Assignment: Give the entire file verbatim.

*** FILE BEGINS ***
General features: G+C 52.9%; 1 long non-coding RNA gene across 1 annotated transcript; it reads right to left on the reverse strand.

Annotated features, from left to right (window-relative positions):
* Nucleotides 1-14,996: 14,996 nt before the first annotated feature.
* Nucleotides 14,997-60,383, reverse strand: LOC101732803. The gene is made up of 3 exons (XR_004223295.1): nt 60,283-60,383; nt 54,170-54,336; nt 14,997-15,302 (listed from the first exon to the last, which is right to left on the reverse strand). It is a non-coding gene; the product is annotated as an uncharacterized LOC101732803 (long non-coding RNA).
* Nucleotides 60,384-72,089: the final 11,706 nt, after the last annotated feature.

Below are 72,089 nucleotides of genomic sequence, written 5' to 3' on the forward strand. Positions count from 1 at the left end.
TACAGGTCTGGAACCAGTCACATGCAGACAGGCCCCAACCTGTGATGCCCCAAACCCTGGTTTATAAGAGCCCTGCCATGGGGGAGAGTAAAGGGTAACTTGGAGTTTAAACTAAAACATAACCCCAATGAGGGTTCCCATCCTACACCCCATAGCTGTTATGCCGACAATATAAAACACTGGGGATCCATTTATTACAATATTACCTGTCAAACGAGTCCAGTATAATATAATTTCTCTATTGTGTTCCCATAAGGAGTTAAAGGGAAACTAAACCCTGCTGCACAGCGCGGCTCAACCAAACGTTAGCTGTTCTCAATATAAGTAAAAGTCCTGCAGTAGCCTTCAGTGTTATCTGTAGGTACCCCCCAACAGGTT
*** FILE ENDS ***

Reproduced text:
General features: G+C 52.9%; 1 long non-coding RNA gene across 1 annotated transcript; it reads right to left on the reverse strand.

Annotated features, from left to right (window-relative positions):
* Nucleotides 1-14,996: 14,996 nt before the first annotated feature.
* Nucleotides 14,997-60,383, reverse strand: LOC101732803. The gene is made up of 3 exons (XR_004223295.1): nt 60,283-60,383; nt 54,170-54,336; nt 14,997-15,302 (listed from the first exon to the last, which is right to left on the reverse strand). It is a non-coding gene; the product is annotated as an uncharacterized LOC101732803 (long non-coding RNA).
* Nucleotides 60,384-72,089: the final 11,706 nt, after the last annotated feature.

Below are 72,089 nucleotides of genomic sequence, written 5' to 3' on the forward strand. Positions count from 1 at the left end.
TACAGGTCTGGAACCAGTCACATGCAGACAGGCCCCAACCTGTGATGCCCCAAACCCTGGTTTATAAGAGCCCTGCCATGGGGGAGAGTAAAGGGTAACTTGGAGTTTAAACTAAAACATAACCCCAATGAGGGTTCCCATCCTACACCCCATAGCTGTTATGCCGACAATATAAAACACTGGGGATCCATTTATTACAATATTACCTGTCAAACGAGTCCAGTATAATATAATTTCTCTATTGTGTTCCCATAAGGAGTTAAAGGGAAACTAAACCCTGCTGCACAGCGCGGCTCAACCAAACGTTAGCTGTTCTCAATATAAGTAAAAGTCCTGCAGTAGCCTTCAGTGTTATCTGTAGGTACCCCCCAACAGGTT